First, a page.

Fortunately, Emily Hu is an amazing Steering Chair and despite having =countless= other more important things to do, she took the time to both solidify a transparent and fair ruling on the matter as well as make a clear and well-written posting regarding the updated restrictions. (which left me and Talia eligible to compete and/or place this year)  THANK YOU EMILY!

Which meant I no longer had to worry about whether or not I would be arbitrarily disqualified before I had even done anything.  So did I try my best to win the competition together with my partner this year?  Well................uh......no.  You see, for all the silly paragraphs I've written about this thing, I...kind of hate competing.  I really dislike it.  Truly, the only reason I've still kept doing it for this long is because many people have approached me since our performance in 2017 and told me that it inspired them.  People STILL tell me that today -- even at this very event, someone came up to me and told me that they wanted to dance like I did.  And if my dancing can inspire someone and make them feel like Waltz is the next cool thing a dance they really want to do, then isn't that reason enough?

The thing is, though, all of this thinking about "showing the world what waltz can be", trying to be inspiring for others, the pressure to perform well, all of the silliness with the eligibility rules....all of it was really, really, really quite draining.  As I thought about things more and more over the past week, I started to feel like I was doing this for all of the wrong reasons.  I was really just tired of thinking about everyone else except myself.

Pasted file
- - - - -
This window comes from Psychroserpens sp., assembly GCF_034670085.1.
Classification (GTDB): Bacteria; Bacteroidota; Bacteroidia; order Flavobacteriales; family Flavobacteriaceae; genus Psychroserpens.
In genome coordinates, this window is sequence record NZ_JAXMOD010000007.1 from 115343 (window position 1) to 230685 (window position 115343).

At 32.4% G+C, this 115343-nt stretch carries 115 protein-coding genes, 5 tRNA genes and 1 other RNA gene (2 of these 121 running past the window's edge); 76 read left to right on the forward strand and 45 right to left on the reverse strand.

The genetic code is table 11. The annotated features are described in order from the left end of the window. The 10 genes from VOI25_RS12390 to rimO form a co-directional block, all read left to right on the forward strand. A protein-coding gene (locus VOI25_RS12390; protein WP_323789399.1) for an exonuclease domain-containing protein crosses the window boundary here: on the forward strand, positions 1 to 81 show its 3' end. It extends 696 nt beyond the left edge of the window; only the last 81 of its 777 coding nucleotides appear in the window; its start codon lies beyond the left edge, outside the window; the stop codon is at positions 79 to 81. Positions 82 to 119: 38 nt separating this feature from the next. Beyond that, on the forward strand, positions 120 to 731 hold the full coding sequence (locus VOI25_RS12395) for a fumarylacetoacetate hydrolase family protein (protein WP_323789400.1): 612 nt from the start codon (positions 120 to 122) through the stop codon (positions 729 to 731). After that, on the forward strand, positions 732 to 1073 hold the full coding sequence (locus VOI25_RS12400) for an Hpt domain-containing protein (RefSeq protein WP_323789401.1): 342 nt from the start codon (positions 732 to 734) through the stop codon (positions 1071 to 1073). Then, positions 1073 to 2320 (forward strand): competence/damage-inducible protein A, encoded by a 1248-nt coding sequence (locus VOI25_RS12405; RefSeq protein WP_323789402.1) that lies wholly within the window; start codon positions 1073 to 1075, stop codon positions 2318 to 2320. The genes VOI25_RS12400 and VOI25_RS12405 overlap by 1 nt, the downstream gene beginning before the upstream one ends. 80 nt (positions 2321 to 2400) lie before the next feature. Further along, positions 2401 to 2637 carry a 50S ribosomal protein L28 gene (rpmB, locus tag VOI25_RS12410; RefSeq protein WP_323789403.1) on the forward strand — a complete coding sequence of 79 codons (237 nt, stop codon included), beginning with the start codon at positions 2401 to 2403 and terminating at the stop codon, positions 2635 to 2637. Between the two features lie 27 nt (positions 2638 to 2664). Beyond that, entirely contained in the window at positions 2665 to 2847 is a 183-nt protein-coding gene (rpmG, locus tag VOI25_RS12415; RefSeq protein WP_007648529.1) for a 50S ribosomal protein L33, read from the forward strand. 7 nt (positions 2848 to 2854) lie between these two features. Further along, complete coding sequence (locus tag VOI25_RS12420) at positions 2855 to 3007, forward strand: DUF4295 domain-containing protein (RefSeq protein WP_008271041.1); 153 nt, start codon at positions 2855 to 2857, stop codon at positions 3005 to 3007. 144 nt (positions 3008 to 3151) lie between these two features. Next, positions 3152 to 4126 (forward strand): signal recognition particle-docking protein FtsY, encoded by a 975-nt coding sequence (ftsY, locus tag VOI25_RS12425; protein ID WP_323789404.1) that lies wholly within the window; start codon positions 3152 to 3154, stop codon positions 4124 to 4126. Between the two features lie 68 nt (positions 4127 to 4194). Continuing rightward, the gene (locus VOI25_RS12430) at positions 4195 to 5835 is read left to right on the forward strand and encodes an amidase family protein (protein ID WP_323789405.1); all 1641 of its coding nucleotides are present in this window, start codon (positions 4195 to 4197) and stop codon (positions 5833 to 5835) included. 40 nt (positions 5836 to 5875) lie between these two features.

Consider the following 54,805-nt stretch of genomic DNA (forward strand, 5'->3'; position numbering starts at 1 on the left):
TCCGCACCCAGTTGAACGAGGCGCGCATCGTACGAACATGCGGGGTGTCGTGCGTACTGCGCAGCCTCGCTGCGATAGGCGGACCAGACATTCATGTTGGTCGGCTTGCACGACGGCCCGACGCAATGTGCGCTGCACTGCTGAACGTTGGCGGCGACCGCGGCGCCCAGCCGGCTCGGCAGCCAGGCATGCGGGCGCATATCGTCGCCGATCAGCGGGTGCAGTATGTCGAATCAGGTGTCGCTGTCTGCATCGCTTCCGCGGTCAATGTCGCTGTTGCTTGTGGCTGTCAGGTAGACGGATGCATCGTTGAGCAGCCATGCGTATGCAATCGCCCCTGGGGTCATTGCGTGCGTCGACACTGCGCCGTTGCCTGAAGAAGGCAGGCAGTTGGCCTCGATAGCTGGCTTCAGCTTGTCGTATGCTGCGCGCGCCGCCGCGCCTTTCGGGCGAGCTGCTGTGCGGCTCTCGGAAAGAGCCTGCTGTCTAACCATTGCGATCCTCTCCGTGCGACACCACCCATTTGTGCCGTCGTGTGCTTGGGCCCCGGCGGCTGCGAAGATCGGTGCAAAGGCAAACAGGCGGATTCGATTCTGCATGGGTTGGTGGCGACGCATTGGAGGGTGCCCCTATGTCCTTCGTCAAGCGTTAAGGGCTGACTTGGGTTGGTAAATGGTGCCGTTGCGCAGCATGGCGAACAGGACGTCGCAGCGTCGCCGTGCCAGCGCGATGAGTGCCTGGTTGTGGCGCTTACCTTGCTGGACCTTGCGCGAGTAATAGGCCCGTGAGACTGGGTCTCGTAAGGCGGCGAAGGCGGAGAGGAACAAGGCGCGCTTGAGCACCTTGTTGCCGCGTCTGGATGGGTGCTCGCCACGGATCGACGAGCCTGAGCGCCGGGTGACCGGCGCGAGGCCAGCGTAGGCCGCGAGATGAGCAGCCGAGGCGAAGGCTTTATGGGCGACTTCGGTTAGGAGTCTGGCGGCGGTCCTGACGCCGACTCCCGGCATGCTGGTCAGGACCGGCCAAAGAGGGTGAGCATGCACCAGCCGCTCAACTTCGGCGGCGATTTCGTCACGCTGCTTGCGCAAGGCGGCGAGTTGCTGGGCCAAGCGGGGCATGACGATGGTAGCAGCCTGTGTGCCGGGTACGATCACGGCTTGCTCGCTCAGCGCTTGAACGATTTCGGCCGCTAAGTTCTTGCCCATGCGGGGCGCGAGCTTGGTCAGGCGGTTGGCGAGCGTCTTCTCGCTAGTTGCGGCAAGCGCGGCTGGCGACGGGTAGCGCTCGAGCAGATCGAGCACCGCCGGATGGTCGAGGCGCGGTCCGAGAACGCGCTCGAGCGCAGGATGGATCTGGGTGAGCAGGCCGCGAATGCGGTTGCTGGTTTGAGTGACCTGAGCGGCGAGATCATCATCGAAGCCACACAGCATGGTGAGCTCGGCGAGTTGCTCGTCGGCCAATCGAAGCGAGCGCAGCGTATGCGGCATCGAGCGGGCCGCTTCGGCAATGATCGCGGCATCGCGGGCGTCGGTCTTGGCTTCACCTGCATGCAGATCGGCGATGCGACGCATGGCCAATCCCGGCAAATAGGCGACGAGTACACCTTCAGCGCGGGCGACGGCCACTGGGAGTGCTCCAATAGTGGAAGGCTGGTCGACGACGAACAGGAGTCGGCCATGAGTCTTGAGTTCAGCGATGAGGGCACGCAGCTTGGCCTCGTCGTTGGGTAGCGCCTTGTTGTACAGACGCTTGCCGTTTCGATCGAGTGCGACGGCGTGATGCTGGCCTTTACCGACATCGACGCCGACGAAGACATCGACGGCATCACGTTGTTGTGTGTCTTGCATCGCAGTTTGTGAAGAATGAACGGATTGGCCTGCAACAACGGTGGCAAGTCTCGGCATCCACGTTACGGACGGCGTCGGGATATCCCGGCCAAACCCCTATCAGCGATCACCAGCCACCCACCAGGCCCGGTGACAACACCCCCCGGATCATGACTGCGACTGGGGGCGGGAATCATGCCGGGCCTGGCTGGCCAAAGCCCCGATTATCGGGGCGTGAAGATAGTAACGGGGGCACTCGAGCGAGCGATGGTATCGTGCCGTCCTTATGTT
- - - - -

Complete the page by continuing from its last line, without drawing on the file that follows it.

And at some point I realized that I needed to just let it all go and dance for =me=.  Because that is something that I was simply forgetting how to do.  No showing off, no worrying about the audience, no worrying about the judges, no worrying about technique, no worrying about anything except for the one and only thing that has ever truly mattered to me -- the music.  To me, this "contest" was a means of soul-searching, a means of regaining my own agency in something that felt so muddled with external pressures that I had lost sight of myself.

Talia was gracious enough to offer her full support and wonderful partnering in my admittedly somewhat selfish pursuit and we danced together -- a dance where we did not strive to push ourselves higher than ever before, but rather sought to be one with the spirit of each of the three songs that were played.  I blocked everything else out and focused on my breathing, and the music.  And I remembered again, why the hell I have been doing this thing for 10 years.  It was a wonderful feeling.

And when we were politely told that we were being eliminated, I accepted it with peace, knowing that it was not due to some arbitrary rule that I did not understand, and knowing, that I had proved something to myself.  This silly meaningless contest that I hate how much it bothered me (so stupid!!), finally I could simply look back on it as something that I felt positively about.


I chose not to enter the rotary waltz contest this year, because -- looking back on my notes from last year, I had written that it was =damn tiring= to enter to.  I definitely don't regret that decision, lol.


Speaking of getting tired, though I had felt a bit tired over the first hour at the ball (it didn't help that that was when it felt the most crowded....soooo many students and people that I didn't know, arghh), the great energy in the contemporary room seemed to carry me through and over to the cross-step waltz dancing and then through the rest of the night.

I did however get mighty hungry around 11:30 or so and for ONCE I happened to actually be out wandering about in the lobby when some food was brought out.  I think this is literally the first (or possibly second) time I have ever had a chance to have some of the food at VBall (mostly because I never wanted to bother waiting in line before....)...hey, 10 years in and I can still appreciate something new for the first time, eh?  (that food hit the spot btw, yessshh)